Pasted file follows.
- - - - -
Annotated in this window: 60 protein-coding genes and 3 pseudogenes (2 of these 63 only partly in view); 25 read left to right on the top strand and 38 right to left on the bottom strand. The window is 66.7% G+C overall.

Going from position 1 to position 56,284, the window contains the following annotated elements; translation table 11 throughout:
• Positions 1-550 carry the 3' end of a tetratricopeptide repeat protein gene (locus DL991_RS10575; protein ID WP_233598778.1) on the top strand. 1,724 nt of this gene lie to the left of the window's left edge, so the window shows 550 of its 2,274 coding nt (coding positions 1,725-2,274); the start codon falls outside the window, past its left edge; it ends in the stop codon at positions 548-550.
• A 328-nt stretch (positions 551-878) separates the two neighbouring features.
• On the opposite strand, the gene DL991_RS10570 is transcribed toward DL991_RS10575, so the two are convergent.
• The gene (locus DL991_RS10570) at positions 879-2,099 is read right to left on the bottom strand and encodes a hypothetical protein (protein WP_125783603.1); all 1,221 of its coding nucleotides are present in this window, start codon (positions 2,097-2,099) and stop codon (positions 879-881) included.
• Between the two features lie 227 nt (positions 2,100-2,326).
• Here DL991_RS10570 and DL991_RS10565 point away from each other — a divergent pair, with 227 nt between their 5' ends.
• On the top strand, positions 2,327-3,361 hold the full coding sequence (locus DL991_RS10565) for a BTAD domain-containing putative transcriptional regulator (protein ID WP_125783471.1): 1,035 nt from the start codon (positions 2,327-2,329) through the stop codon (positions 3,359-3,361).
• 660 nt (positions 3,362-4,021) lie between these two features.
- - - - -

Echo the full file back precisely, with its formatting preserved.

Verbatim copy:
Annotated in this window: 60 protein-coding genes and 3 pseudogenes (2 of these 63 only partly in view); 25 read left to right on the top strand and 38 right to left on the bottom strand. The window is 66.7% G+C overall.

Going from position 1 to position 56,284, the window contains the following annotated elements; translation table 11 throughout:
• Positions 1-550 carry the 3' end of a tetratricopeptide repeat protein gene (locus DL991_RS10575; protein ID WP_233598778.1) on the top strand. 1,724 nt of this gene lie to the left of the window's left edge, so the window shows 550 of its 2,274 coding nt (coding positions 1,725-2,274); the start codon falls outside the window, past its left edge; it ends in the stop codon at positions 548-550.
• A 328-nt stretch (positions 551-878) separates the two neighbouring features.
• On the opposite strand, the gene DL991_RS10570 is transcribed toward DL991_RS10575, so the two are convergent.
• The gene (locus DL991_RS10570) at positions 879-2,099 is read right to left on the bottom strand and encodes a hypothetical protein (protein WP_125783603.1); all 1,221 of its coding nucleotides are present in this window, start codon (positions 2,097-2,099) and stop codon (positions 879-881) included.
• Between the two features lie 227 nt (positions 2,100-2,326).
• Here DL991_RS10570 and DL991_RS10565 point away from each other — a divergent pair, with 227 nt between their 5' ends.
• On the top strand, positions 2,327-3,361 hold the full coding sequence (locus DL991_RS10565) for a BTAD domain-containing putative transcriptional regulator (protein ID WP_125783471.1): 1,035 nt from the start codon (positions 2,327-2,329) through the stop codon (positions 3,359-3,361).
• 660 nt (positions 3,362-4,021) lie between these two features.